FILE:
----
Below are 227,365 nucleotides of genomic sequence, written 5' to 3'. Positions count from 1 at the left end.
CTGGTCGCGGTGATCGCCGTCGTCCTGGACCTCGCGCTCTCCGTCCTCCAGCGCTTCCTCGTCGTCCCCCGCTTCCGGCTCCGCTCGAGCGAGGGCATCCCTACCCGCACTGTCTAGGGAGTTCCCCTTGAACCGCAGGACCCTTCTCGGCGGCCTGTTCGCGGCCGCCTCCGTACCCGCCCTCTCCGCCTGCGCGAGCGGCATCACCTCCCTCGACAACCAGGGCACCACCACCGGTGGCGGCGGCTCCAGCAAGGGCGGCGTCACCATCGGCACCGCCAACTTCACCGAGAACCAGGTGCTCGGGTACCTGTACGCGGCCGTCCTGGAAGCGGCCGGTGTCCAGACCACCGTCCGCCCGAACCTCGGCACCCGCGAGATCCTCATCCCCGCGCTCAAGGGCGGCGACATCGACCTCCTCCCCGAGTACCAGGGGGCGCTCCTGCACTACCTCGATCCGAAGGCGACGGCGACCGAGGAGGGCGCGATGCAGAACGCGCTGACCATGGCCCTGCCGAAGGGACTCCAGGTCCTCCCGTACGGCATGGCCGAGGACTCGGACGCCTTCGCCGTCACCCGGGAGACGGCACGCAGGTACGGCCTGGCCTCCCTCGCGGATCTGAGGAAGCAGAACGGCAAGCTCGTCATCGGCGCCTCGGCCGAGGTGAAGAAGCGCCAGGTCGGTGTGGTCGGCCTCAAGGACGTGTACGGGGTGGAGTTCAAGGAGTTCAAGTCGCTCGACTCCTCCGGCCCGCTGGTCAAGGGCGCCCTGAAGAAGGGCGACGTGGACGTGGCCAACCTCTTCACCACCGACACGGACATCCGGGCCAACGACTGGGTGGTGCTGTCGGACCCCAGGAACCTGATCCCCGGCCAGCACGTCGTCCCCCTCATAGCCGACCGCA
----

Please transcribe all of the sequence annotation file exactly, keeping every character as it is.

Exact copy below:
Below are 227,365 nucleotides of genomic sequence, written 5' to 3'. Positions count from 1 at the left end.
CTGGTCGCGGTGATCGCCGTCGTCCTGGACCTCGCGCTCTCCGTCCTCCAGCGCTTCCTCGTCGTCCCCCGCTTCCGGCTCCGCTCGAGCGAGGGCATCCCTACCCGCACTGTCTAGGGAGTTCCCCTTGAACCGCAGGACCCTTCTCGGCGGCCTGTTCGCGGCCGCCTCCGTACCCGCCCTCTCCGCCTGCGCGAGCGGCATCACCTCCCTCGACAACCAGGGCACCACCACCGGTGGCGGCGGCTCCAGCAAGGGCGGCGTCACCATCGGCACCGCCAACTTCACCGAGAACCAGGTGCTCGGGTACCTGTACGCGGCCGTCCTGGAAGCGGCCGGTGTCCAGACCACCGTCCGCCCGAACCTCGGCACCCGCGAGATCCTCATCCCCGCGCTCAAGGGCGGCGACATCGACCTCCTCCCCGAGTACCAGGGGGCGCTCCTGCACTACCTCGATCCGAAGGCGACGGCGACCGAGGAGGGCGCGATGCAGAACGCGCTGACCATGGCCCTGCCGAAGGGACTCCAGGTCCTCCCGTACGGCATGGCCGAGGACTCGGACGCCTTCGCCGTCACCCGGGAGACGGCACGCAGGTACGGCCTGGCCTCCCTCGCGGATCTGAGGAAGCAGAACGGCAAGCTCGTCATCGGCGCCTCGGCCGAGGTGAAGAAGCGCCAGGTCGGTGTGGTCGGCCTCAAGGACGTGTACGGGGTGGAGTTCAAGGAGTTCAAGTCGCTCGACTCCTCCGGCCCGCTGGTCAAGGGCGCCCTGAAGAAGGGCGACGTGGACGTGGCCAACCTCTTCACCACCGACACGGACATCCGGGCCAACGACTGGGTGGTGCTGTCGGACCCCAGGAACCTGATCCCCGGCCAGCACGTCGTCCCCCTCATAGCCGACCGCA